INDIANAPOLIS (AP) — Look out AFC, Indianapolis has its swagger back.
One week after frustration and anger permeated the Colts’ locker room, a looser, more confident bunch returned Monday with jokes, laughter and a much-needed sense of relief.
“I think we can travel with it,” defensive captain Gary Brackett said of the recovered bravado, drawing laughter. “I think we’ll check that bag and make sure it’s not left anywhere.”
It was a stark contrast from last week when Indy’s embarrassing 34-24 loss at Houston put the unthinkable in play – a possible 0-2 start for the first time since Peyton Manning’s rookie season, 1998.
Not a chance.
If Indy proved anything with Sunday’s 38-14 blowout against the Giants, it was this: The defending AFC champs can be as good as they ever have been.
The NFL’s worst running team last season ran for 160 yards on 43 carries against the Giants, the first time Indy has topped 40 rushing attempts since October 2007. Joseph Addai finished with 92 yards, his highest total since November 2008, and Manning was especially efficient, throwing for 255 yards and three touchdowns with a passer rating of 145.5.
The offensive line, a big target following Indy’s season-opening loss, allowed only one sack, created big holes for Addai and Donald Brown and kept Manning upright most of the night against Pro Bowl defensive ends Justin Tuck and Osi Umenyiora.
And Indy (1-1) executed its game plan to perfection.
“Our goal was to take advantage of how they were playing us,” left tackle Charlie Johnson said. “We thought we’d get a lot of nickel and dime packages from them, and we knew we’d have to run against that. And we wanted to play fast because we think we’re better when we do that.”
New York (1-1) spent the whole night playing catch-up, after falling into a 24-0 hole, and played right into the strengths of the Colts’ defense.
The big cushion allowed Pro Bowl ends Dwight Freeney and Robert Mathis to tee off on Manning’s brother, Eli, combining for four sacks and forced three Eli Manning fumbles.
Just like it’s drawn up.
“When our offense jumps up by two or three touchdowns, you know what time it is,” Mathis said. “It’s time to eat, and he (the quarterback) is the food.”
It was Indianapolis’ first victory since the AFC championship. The Colts lost the Super Bowl, all four preseason games and the opener in Houston before a week’s worth of sharp practices and a return to a simple philosophy for the beleaguered defense got them back on the right track.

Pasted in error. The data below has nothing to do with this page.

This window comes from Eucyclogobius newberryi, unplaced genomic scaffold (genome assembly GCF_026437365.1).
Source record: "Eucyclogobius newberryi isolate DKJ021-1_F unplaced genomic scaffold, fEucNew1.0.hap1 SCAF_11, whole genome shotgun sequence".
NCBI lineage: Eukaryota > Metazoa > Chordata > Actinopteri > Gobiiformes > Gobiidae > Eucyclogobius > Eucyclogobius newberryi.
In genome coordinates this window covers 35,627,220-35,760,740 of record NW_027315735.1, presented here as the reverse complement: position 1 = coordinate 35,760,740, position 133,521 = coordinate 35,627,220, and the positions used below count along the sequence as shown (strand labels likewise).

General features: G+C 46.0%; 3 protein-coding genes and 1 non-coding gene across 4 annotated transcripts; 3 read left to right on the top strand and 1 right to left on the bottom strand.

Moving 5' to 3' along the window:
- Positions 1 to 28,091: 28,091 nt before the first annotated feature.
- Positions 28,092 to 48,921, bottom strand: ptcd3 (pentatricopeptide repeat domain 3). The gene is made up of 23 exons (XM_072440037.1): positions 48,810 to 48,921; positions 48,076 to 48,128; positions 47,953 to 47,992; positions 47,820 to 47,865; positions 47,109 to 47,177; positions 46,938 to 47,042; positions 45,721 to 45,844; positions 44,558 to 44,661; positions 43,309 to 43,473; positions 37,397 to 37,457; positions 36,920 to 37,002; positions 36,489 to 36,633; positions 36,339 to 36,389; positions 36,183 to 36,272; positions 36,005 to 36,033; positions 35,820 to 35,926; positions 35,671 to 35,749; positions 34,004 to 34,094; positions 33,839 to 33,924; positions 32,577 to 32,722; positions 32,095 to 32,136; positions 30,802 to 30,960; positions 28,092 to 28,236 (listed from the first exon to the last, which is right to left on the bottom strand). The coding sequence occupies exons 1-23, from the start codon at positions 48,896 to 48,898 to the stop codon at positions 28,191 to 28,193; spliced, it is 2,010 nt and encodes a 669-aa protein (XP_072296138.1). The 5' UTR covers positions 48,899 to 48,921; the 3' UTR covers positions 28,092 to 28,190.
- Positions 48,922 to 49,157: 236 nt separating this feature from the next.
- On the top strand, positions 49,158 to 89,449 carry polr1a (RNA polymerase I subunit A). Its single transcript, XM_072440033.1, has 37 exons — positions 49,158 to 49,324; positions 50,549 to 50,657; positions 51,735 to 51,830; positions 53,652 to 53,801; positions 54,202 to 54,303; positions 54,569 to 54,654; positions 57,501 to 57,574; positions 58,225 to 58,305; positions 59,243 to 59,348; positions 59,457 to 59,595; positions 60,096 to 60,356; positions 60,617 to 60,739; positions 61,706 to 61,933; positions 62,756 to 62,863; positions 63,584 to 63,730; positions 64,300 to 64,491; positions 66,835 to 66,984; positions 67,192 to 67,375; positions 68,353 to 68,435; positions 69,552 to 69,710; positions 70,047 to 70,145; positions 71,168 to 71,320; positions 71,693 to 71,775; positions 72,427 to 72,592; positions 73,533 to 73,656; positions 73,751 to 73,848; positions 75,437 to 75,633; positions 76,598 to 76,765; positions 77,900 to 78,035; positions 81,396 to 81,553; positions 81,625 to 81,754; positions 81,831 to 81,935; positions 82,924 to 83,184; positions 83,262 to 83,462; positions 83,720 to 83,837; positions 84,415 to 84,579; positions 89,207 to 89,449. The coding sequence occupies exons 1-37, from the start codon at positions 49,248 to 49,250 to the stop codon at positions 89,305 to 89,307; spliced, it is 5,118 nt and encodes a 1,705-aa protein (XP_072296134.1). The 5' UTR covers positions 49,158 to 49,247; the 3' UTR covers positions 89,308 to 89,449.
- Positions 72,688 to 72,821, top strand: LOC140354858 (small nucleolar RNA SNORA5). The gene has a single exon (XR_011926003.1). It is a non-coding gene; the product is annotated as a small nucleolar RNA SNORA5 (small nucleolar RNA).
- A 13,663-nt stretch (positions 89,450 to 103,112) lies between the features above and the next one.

“I think we had to get back to the basics,” cornerback Kelvin Hayden said. “It seemed like the guys were trying to do a little more than their own job in the first game. This week, everybody kind of said ‘Hold your ground and play smart, fast and physical.’”
It was so frustrating for the Giants that Brandon Jacobs even tossed his helmet, unintentionally, into the stands.
The Colts are hoping the balanced offense and opportunistic defense from Sunday night will be the norm from here on out as they try to become the first Super Bowl loser to make it back to the big game since Buffalo returned for the fourth straight time after the 1993 season.
Next up is Denver, a team Indy has beaten four straight times and that could be starting two rookie cornerbacks this weekend. Nine-time Pro Bowler Champ Bailey left the stadium Sunday on crutches after hurting his right foot or ankle. Coach Josh McDaniels said Bailey doesn’t have any broken bones, he didn’t say how much time Bailey might miss.
The Colts aren’t worried about Denver’s potential problems, though.
Nope, they just want to keep improving – and demonstrating that the real Colts showed up in Week 2.
“You can call it a wake-up call or whatever, but the Houston Texans are good, too. They get paid, too, and they came out with a good game plan, just like we did last night,” defensive tackle Daniel Muir said. “You know, when you get punched in the face, that’s exactly what you’ve got go to do, fight back, and we got punched in the face.”
© 2010 by STATS LLC and Associated Press.
Any commercial use or distribution without the express written consent of STATS LLC and Associated Press is strictly prohibited.